Jewish Religious Holidays

All religions have holidays. The name holiday comes from Holy day, a day where work was put to one side, and you are given more time to think about God. The Jewish faith is no exception to this, and it has several holidays throughout the year for its followers to observe and celebrate. Here are two of the most important ones.

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Just as we gather to listen to Big Ben’s chimes or see the ball drop in Times Square, Jews will come together to hear the sound of a large Rams horn being blown. This signifies the start of Rosh Hashanah. Rosh Hashanah cards, like those from The blowing of Ram’s horns is a significant part of the Jewish faith, and they generally like to do it for most of their holidays at some point.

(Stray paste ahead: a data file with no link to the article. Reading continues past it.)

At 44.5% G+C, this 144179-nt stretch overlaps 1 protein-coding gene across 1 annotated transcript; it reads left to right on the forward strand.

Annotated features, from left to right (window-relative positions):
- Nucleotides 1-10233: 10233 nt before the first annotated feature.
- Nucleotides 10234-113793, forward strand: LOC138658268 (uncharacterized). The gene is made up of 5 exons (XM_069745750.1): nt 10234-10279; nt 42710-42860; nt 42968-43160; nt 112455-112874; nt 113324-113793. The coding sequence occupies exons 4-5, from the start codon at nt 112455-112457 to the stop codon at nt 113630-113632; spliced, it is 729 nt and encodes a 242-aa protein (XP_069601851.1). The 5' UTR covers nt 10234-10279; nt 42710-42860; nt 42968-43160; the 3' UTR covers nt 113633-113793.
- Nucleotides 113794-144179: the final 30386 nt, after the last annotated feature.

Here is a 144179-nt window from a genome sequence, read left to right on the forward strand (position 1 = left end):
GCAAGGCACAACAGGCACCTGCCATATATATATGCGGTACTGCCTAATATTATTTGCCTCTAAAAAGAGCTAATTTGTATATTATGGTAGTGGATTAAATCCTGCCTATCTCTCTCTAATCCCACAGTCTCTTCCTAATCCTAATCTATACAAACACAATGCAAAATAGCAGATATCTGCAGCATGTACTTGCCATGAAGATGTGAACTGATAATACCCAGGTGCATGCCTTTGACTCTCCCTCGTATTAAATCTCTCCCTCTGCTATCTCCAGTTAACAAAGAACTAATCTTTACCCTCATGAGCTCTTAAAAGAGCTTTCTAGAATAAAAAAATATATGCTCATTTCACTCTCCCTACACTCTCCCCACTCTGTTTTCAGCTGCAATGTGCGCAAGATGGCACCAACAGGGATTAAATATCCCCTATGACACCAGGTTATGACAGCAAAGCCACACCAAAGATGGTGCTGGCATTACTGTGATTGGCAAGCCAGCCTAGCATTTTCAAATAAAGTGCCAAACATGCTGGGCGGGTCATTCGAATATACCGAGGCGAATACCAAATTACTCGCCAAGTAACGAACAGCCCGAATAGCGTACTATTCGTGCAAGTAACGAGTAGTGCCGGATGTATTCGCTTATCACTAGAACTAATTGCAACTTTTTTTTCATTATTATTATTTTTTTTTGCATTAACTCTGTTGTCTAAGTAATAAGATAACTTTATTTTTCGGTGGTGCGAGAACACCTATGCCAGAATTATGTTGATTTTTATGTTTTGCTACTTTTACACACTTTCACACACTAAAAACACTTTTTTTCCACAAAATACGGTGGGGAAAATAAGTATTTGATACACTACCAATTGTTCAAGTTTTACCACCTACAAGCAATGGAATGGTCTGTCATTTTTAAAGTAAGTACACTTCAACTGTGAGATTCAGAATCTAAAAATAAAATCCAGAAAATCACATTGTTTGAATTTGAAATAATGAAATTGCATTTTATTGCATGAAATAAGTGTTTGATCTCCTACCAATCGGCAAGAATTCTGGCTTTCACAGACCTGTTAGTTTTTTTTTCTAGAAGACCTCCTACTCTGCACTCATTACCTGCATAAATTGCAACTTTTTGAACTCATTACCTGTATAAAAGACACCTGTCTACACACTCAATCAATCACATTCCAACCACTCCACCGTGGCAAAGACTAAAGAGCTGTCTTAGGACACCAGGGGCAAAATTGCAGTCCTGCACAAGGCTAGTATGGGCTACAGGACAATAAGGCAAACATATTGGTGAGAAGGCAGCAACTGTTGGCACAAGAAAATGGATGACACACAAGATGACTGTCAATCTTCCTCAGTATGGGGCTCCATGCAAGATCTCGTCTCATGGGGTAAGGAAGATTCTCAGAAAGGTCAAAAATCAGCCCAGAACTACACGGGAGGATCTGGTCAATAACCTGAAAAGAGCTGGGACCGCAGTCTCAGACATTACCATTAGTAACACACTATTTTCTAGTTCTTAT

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The Passover in the spring, by comparison, is more subdued. Given the background of the celebration, it is not a surprise. According to biblical texts, the Hebrews were kept in Egypt as enslaved people and general dogsbodies for the populace. They wanted to leave and, with the guidance of Moses, kept asking the Pharaoh if they could go. He denied them time and time again, so God sent plagues to try and convince him. The last plague involved the angel of death taking the firstborn of all the Egyptian families but not the Jewish ones. Jews all over the world celebrate this as the Pharaoh agreed soon afterwards to free them from bondage

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